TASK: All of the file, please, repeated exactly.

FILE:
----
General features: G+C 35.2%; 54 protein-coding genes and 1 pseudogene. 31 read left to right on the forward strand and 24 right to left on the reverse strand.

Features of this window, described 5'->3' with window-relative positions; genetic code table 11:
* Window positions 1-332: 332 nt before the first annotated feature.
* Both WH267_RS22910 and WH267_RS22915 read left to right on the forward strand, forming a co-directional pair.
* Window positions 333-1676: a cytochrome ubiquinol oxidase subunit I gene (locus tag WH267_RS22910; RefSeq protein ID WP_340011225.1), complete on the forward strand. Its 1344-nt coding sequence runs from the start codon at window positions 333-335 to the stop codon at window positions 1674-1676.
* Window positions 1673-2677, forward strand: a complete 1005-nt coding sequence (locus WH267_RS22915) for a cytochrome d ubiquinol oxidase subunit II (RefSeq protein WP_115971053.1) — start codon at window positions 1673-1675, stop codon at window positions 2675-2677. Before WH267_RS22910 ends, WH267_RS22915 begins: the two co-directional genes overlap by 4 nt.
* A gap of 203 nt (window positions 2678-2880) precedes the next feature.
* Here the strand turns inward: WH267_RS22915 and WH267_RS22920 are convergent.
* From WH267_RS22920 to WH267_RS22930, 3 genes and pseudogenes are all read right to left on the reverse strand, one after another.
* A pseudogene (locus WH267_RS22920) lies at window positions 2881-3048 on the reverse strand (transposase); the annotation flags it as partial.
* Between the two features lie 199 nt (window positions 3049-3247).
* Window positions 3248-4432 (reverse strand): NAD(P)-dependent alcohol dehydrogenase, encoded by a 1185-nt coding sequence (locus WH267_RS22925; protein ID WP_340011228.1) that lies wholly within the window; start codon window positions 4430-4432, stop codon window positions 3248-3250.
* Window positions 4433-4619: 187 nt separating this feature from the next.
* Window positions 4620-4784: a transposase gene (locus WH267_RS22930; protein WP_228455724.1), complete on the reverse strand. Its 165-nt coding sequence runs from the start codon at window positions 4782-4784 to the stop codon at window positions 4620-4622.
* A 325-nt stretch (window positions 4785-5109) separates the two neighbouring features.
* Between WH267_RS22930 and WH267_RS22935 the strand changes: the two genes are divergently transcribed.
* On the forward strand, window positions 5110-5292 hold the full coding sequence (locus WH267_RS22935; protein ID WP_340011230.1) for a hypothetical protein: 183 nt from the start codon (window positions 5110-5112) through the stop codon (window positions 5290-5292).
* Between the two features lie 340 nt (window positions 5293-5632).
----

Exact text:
General features: G+C 35.2%; 54 protein-coding genes and 1 pseudogene. 31 read left to right on the forward strand and 24 right to left on the reverse strand.

Features of this window, described 5'->3' with window-relative positions; genetic code table 11:
* Window positions 1-332: 332 nt before the first annotated feature.
* Both WH267_RS22910 and WH267_RS22915 read left to right on the forward strand, forming a co-directional pair.
* Window positions 333-1676: a cytochrome ubiquinol oxidase subunit I gene (locus tag WH267_RS22910; RefSeq protein ID WP_340011225.1), complete on the forward strand. Its 1344-nt coding sequence runs from the start codon at window positions 333-335 to the stop codon at window positions 1674-1676.
* Window positions 1673-2677, forward strand: a complete 1005-nt coding sequence (locus WH267_RS22915) for a cytochrome d ubiquinol oxidase subunit II (RefSeq protein WP_115971053.1) — start codon at window positions 1673-1675, stop codon at window positions 2675-2677. Before WH267_RS22910 ends, WH267_RS22915 begins: the two co-directional genes overlap by 4 nt.
* A gap of 203 nt (window positions 2678-2880) precedes the next feature.
* Here the strand turns inward: WH267_RS22915 and WH267_RS22920 are convergent.
* From WH267_RS22920 to WH267_RS22930, 3 genes and pseudogenes are all read right to left on the reverse strand, one after another.
* A pseudogene (locus WH267_RS22920) lies at window positions 2881-3048 on the reverse strand (transposase); the annotation flags it as partial.
* Between the two features lie 199 nt (window positions 3049-3247).
* Window positions 3248-4432 (reverse strand): NAD(P)-dependent alcohol dehydrogenase, encoded by a 1185-nt coding sequence (locus WH267_RS22925; protein ID WP_340011228.1) that lies wholly within the window; start codon window positions 4430-4432, stop codon window positions 3248-3250.
* Window positions 4433-4619: 187 nt separating this feature from the next.
* Window positions 4620-4784: a transposase gene (locus WH267_RS22930; protein WP_228455724.1), complete on the reverse strand. Its 165-nt coding sequence runs from the start codon at window positions 4782-4784 to the stop codon at window positions 4620-4622.
* A 325-nt stretch (window positions 4785-5109) separates the two neighbouring features.
* Between WH267_RS22930 and WH267_RS22935 the strand changes: the two genes are divergently transcribed.
* On the forward strand, window positions 5110-5292 hold the full coding sequence (locus WH267_RS22935; protein ID WP_340011230.1) for a hypothetical protein: 183 nt from the start codon (window positions 5110-5112) through the stop codon (window positions 5290-5292).
* Between the two features lie 340 nt (window positions 5293-5632).